Apple stops patching QuickTime for Windows despite two security flaws

The security flaws in the Windows version of Apple's media player, Quicktime will be left open as Apple announces its intention to stop patching it.

Apple's Quicktime will no longer be patched for Windows
Apple's Quicktime will no longer be patched for Windows

Users of QuickTime for Windows have been warned to uninstall the product after Apple deprecated support for the product despite two active security vulnerabilities.

PC owners have been advised by the Department of Homeland Security to remove the product. “According to Trend Micro, Apple will no longer be providing security updates for QuickTime for Windows, leaving this software vulnerable to exploitation,” said the advisory.

Trend Micro discovered two bugs in the software that could allow hackers to compromise a user's system. These remote code execution bugs could allow hackers to plant malware on systems simply by tricking a victim into opening a web link or malicious file.

“Our Zero Day Initiative has just released two advisories ZDI-16-241 and ZDI-16-242 detailing two new, critical vulnerabilities affecting QuickTime for Windows. These advisories are being released in accordance with the Zero Day Initiative's Disclosure Policy for when a vendor does not issue a security patch for a disclosed vulnerability,” said Christopher Budd of Trend Micro's Global Threat Communications team.

“And because Apple is no longer providing security updates for QuickTime on Windows, these vulnerabilities are never going to be patched.”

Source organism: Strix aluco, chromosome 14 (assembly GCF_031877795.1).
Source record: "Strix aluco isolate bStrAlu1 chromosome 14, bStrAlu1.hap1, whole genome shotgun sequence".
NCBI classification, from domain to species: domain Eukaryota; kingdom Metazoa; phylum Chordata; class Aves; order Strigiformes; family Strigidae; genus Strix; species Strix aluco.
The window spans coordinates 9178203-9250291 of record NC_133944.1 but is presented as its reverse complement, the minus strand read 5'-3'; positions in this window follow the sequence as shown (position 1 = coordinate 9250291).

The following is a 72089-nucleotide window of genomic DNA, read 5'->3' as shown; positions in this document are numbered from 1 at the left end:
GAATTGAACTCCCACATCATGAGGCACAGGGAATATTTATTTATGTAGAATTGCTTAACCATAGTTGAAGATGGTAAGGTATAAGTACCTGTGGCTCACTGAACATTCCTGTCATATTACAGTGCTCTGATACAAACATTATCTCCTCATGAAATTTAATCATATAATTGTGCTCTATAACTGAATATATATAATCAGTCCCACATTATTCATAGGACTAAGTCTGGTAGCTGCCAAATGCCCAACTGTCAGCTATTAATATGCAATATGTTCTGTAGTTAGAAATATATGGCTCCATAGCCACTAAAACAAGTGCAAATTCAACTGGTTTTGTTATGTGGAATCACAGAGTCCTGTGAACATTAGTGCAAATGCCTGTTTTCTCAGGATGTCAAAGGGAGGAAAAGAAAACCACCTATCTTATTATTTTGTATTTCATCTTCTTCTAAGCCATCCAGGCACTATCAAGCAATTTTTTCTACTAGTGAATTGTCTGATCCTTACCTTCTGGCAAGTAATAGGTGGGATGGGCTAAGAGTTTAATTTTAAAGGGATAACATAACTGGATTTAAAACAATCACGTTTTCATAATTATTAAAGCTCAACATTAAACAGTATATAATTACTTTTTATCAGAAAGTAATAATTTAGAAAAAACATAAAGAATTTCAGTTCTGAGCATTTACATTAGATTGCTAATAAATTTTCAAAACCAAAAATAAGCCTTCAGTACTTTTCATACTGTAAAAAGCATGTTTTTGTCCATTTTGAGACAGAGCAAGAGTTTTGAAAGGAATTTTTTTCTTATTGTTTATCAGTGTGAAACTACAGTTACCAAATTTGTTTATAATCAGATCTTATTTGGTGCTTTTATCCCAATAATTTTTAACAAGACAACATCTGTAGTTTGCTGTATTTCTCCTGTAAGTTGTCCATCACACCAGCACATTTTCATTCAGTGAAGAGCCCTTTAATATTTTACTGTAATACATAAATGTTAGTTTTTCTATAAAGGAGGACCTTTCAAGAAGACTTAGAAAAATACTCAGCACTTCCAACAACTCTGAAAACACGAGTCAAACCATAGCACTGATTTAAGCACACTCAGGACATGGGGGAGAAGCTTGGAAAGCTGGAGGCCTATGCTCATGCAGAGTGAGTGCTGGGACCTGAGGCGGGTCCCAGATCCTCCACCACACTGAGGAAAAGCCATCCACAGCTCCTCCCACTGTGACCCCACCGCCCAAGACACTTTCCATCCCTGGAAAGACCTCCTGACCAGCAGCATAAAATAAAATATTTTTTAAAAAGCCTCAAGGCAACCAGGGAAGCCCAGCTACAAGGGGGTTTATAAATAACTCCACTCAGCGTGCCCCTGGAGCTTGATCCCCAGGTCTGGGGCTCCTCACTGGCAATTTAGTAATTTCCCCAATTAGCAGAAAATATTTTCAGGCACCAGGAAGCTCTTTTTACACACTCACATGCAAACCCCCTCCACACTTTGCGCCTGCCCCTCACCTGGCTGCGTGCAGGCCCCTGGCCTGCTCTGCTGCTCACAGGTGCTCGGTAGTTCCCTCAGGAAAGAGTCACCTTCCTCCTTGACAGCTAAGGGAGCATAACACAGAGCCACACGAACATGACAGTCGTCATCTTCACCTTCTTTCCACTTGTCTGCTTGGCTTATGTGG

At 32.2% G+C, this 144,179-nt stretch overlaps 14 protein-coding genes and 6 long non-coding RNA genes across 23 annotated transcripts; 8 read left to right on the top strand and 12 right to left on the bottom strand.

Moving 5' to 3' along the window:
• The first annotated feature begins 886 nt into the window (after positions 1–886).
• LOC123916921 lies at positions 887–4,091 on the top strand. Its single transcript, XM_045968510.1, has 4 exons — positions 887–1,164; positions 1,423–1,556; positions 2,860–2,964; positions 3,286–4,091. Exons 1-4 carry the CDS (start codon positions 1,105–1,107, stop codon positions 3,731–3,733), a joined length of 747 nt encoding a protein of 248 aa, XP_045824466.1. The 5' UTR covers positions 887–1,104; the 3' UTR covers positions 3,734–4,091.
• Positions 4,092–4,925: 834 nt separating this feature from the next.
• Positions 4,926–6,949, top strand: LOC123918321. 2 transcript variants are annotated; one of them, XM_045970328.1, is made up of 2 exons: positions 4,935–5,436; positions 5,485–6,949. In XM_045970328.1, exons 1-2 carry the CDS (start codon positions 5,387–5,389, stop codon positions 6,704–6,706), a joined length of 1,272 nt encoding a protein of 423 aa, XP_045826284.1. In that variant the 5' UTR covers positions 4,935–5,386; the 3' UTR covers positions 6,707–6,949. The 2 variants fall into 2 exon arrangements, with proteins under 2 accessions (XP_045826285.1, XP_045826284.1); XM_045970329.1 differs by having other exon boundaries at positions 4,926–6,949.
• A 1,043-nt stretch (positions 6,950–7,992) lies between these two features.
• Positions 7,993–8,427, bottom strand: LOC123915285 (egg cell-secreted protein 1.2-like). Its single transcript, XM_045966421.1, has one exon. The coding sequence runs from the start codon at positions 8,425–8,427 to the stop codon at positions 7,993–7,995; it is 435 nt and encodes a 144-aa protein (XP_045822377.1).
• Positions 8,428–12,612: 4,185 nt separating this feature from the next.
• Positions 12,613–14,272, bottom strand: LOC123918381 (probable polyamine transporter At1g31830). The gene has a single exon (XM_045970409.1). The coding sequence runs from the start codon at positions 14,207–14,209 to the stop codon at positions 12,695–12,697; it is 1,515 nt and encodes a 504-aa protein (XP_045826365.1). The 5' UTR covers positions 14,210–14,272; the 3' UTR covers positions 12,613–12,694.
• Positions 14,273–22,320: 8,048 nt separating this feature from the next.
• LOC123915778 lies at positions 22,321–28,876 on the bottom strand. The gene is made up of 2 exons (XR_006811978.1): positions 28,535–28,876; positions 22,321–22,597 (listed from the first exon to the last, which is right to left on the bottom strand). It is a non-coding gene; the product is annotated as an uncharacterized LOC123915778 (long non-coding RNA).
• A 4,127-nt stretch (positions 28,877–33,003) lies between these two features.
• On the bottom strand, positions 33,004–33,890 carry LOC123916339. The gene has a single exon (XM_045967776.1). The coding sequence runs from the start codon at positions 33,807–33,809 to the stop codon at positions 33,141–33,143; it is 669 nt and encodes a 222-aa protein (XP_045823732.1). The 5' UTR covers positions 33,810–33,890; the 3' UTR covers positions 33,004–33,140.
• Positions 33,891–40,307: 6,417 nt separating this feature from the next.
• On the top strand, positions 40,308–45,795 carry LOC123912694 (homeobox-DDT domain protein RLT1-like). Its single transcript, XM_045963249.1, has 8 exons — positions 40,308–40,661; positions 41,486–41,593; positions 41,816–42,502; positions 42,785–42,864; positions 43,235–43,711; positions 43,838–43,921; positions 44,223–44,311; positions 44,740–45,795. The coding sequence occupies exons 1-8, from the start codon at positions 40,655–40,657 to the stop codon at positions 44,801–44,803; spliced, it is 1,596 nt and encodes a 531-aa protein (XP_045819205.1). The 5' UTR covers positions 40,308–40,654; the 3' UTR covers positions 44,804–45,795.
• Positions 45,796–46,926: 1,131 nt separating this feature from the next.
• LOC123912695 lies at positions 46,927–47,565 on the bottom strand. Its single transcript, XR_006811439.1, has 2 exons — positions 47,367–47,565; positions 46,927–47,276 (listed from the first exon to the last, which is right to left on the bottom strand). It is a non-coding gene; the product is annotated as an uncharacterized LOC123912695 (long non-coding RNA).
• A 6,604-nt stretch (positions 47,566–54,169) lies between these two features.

While no active attacks have been discovered for the flaws, the firm said the only way to protect Windows systems was to remove OuickTime.

“QuickTime for Windows now joins Microsoft Windows XP and Oracle Java 6 as software that is no longer being updated to fix vulnerabilities and subject to ever increasing risk as more and more unpatched vulnerabilities are found affecting it,” said Budd.

Fraser Kyne, regional SE director at Bromium, told SCMagazineUK.com that more apps means more code, which in turn means more vulnerabilities. 

“Reducing the attack surface is always a good idea. Thankfully, Quicktime for Windows is unlikely to be considered a mission-critical application, so removing it should not concern people,” he said.

“This begs a question though: why was it installed in the first place? It also reveals a more challenging question about supporting business applications that are out of date. Many organisations can't update applications as the updates may be incompatible with their line of business apps.”

Matt Middleton-Leal, regional director UK and Ireland for CyberArk, told SC that unsupported software abounds in enterprise organisations. 

“This is a reality that security teams will not be able to eradicate, so it then becomes a question of how to mitigate damage.  Recognising that flaws in defences or software vulnerabilities will mean that determined attackers will penetrate into the network to an extent, smart organisations are looking to put in place tech that prevents attack escalation before irreparable business harm is done,” he said.

Donato Capitella, senior security consultant at MWR InfoSecurity, told SC that to mitigate these risks, organisations should make sure they have a full inventory of the software used across their estate and keep track of when this software is reaching its end-of-life.

“This allows companies to then prepare and implement a plan to migrate to either newer or alternative software before end-of-life is actually reached,” he said.

Capitella added that it is important that defence-in-depth measures and compensating controls are implemented to mitigate the risk.

“Depending on the type of software, different solutions can be applied. For example, legacy software and systems could be segregated to an isolated network (better if behind a two-factor authentication VPN) to which only a handful of authorised users have got access to. Access to this legacy software could be actively monitored by a SOC team (Security Operation Centre) to detect if any exploitation or suspicious activity is taking place.”

Information on how to uninstall Apple QuickTime for Windows from the Apple website can be found here. The Mac version continues to be updated and support as usual.


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